Perhaps it was my internal competitiveness, a caring professor, or a really smart college boyfriend, but I figured it out. By discovering how I learned and what made sense for me, I could compose quality papers and perform better on tests. I made sure I went to every class and typed my notes as soon as I got back to my room. Utilizing the Learning Center, seniors read drafts of my essays and gave feedback. And, I started studying way in advance of every test, giving myself extra hours to grasp the material. I would reduce my notes from pages to just one index card, using specific words to trigger information that I could recite in my head. I’d pretend that I needed to explain the topic to a younger student, and this necessitated that I fully grasped the material. Finally, I slowed down when I read. I reread and thought about concepts until I understood them. No longer would I do “all-nighters,” hoping to comprehend the material by 5:00 a.m. To succeed, I needed to develop new strategies on how to learn…and work even harder that I ever had before.

College ended well. I graduated Magna cum laude with a 3.7 in my major. Not bad after a disappointing freshman year. Luckily, I landed a desirable position with a prestigious bank in Philadelphia. The somewhat revised equation I was working so hard to solve was seemingly complete.

A Successful Career = Good School + Strong Grades + Hard Work + Respected Job

However, after one year of banking, I soon realized that I was miserable. I hated my job. I didn’t feel that it mattered whether I or another trainee did the work. It would be the same result. It occurred to me that I wasn’t making a difference in the least. Overwhelmed with this dilemma, I began questioning my future. “What the hell am I going to do with my life?” It was time to stop and regroup. What did I want? Who was I? What was my purpose? Could I make a difference? If so, where and how? I felt anything but smart.

I had done everything I thought I needed to do – why wasn’t I feeling successful? What components of the equation needed to be replaced, and how could I do that? Did I just waste my time and my parents’ money getting a Finance degree from Lehigh? Was I a failure? But wait, was it really a bad experience? Would I have learned how to learn had I not chosen this major or this school? Most things happen for a reason, and it is up to us whether or not we recognize life’s lessons through our experiences. Could I find a message in all of this?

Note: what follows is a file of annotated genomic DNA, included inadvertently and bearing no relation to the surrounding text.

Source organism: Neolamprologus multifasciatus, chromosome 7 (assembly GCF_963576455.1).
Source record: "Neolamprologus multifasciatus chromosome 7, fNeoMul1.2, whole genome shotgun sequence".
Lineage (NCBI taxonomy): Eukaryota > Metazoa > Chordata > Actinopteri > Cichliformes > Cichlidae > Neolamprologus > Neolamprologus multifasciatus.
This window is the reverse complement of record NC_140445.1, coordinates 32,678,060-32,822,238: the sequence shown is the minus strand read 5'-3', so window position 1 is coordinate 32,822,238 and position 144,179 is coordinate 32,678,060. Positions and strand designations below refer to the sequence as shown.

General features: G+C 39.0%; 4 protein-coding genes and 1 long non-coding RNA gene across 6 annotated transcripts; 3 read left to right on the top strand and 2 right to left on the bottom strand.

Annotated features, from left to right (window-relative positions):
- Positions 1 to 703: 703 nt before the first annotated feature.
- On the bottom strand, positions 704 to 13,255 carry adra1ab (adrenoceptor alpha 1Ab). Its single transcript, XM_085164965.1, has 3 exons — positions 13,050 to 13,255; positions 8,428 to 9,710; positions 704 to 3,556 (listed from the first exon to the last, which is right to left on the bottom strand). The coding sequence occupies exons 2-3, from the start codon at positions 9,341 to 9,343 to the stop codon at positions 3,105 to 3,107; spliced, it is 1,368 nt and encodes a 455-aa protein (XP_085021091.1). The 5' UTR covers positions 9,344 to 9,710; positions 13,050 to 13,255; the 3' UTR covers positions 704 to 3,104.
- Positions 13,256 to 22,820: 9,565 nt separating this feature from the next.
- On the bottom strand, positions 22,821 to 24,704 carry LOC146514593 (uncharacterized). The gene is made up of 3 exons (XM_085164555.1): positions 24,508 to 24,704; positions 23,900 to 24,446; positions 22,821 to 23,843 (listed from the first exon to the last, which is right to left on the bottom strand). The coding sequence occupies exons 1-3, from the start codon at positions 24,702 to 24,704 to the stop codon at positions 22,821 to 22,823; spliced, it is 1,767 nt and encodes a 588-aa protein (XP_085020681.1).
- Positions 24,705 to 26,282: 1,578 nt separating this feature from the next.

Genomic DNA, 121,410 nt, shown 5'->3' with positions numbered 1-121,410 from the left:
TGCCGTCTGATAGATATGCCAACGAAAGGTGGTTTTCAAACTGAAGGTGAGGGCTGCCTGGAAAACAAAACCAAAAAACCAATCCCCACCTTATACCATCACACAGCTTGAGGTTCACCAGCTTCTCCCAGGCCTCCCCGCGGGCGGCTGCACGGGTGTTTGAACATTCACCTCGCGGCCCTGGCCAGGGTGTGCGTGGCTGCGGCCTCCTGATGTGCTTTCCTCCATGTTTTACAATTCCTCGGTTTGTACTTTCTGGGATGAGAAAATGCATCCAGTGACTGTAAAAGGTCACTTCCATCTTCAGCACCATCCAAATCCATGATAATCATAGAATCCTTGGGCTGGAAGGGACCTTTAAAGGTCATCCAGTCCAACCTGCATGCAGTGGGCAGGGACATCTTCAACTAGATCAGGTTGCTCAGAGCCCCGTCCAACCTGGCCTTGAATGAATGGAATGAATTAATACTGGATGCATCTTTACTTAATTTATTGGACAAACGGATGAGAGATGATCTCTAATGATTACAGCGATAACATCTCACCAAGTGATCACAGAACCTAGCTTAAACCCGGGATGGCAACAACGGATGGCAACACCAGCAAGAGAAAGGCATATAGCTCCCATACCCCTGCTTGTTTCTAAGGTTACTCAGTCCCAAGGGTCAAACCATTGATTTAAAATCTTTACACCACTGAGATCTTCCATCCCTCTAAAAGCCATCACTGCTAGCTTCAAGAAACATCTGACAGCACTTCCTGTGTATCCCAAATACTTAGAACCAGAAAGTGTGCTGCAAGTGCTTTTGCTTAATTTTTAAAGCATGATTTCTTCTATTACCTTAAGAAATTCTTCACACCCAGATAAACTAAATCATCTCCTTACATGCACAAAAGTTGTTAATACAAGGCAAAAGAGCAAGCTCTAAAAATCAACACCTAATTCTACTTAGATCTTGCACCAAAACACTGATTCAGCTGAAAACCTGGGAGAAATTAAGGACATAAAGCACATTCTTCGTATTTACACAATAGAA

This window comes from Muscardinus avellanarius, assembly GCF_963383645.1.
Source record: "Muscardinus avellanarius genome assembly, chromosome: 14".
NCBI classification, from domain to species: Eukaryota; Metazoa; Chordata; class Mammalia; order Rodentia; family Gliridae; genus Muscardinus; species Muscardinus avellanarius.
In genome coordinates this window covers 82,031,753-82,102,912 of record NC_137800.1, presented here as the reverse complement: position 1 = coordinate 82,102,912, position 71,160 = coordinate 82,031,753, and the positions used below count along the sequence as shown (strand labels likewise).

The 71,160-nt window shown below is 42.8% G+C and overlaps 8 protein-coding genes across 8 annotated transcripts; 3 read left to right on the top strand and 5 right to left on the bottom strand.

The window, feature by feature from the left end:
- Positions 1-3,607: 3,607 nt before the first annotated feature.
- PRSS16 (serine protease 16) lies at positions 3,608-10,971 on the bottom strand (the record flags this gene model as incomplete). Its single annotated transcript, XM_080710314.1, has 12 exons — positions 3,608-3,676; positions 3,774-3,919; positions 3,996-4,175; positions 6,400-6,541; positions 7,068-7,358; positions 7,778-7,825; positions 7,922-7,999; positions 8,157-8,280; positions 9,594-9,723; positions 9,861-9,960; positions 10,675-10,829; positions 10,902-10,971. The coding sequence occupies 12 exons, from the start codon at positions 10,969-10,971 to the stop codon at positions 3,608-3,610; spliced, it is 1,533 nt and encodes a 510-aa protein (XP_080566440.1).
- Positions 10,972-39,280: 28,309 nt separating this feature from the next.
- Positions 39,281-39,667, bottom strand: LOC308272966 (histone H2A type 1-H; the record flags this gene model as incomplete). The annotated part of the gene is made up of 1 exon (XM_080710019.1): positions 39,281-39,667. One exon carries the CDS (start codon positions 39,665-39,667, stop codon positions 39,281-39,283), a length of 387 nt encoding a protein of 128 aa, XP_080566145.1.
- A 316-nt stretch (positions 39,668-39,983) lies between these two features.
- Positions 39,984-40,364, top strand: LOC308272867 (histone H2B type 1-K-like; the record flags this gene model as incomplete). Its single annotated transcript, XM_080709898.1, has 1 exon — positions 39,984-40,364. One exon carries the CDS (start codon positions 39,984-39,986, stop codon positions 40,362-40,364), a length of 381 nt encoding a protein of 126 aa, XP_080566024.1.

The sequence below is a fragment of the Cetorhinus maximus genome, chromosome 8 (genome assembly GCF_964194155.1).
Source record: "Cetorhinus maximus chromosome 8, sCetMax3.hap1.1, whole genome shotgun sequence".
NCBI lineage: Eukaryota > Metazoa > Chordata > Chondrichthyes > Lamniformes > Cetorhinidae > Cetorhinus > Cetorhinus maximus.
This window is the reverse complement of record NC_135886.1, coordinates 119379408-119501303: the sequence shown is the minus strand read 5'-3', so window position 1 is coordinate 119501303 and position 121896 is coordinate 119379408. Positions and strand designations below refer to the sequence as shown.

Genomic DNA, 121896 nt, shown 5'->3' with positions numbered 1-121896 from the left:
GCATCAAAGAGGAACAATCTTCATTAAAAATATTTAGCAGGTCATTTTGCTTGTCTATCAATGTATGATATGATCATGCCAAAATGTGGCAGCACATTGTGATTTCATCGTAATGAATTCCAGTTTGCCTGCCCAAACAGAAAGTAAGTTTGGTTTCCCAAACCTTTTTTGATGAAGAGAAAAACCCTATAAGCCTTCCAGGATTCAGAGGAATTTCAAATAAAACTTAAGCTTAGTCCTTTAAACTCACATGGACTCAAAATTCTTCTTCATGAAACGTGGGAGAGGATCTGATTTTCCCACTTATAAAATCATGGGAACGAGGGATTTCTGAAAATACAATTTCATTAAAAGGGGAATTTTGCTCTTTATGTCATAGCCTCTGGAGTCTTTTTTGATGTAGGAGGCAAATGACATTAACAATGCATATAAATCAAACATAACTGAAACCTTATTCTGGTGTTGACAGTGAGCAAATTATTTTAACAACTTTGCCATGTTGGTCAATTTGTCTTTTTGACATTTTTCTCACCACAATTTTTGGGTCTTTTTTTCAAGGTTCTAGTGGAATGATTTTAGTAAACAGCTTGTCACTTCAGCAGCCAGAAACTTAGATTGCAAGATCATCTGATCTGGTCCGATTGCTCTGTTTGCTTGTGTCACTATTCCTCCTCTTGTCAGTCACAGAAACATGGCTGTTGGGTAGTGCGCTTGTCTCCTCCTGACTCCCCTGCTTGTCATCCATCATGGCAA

Similar to the roadblock I hit during my freshman year, once again, it was time to pause, look for the learning opportunity, and figure out my next step. What did this teach me? Who was I, and what did I want to do with my life? What was my element? Where did my talents and interests intersect? These are huge questions for a 23-year-old.

After a great deal of contemplation, introspection, research, and speaking to those I respected, I took a 180 degree turn from banking and entered the field of education. From what I saw and heard, I knew that I could do this… I could teach. I could make a difference. And, hadn’t I fought my own battles with learning? Could I help others understand?

I quickly earned my Masters in Elementary Education at St. Joseph’s University and even received the Graduate Honors Award. I knew I discovered my passion. Teaching elementary kids during the day and undergrads and graduates as an adjunct at night, I found my calling. I felt smart but most importantly, I felt happy. I had found the missing addend to my equation. And it became my goal to help my students figure out that missing link for themselves!

A Successful Career = Hard Work + Passion = Happiness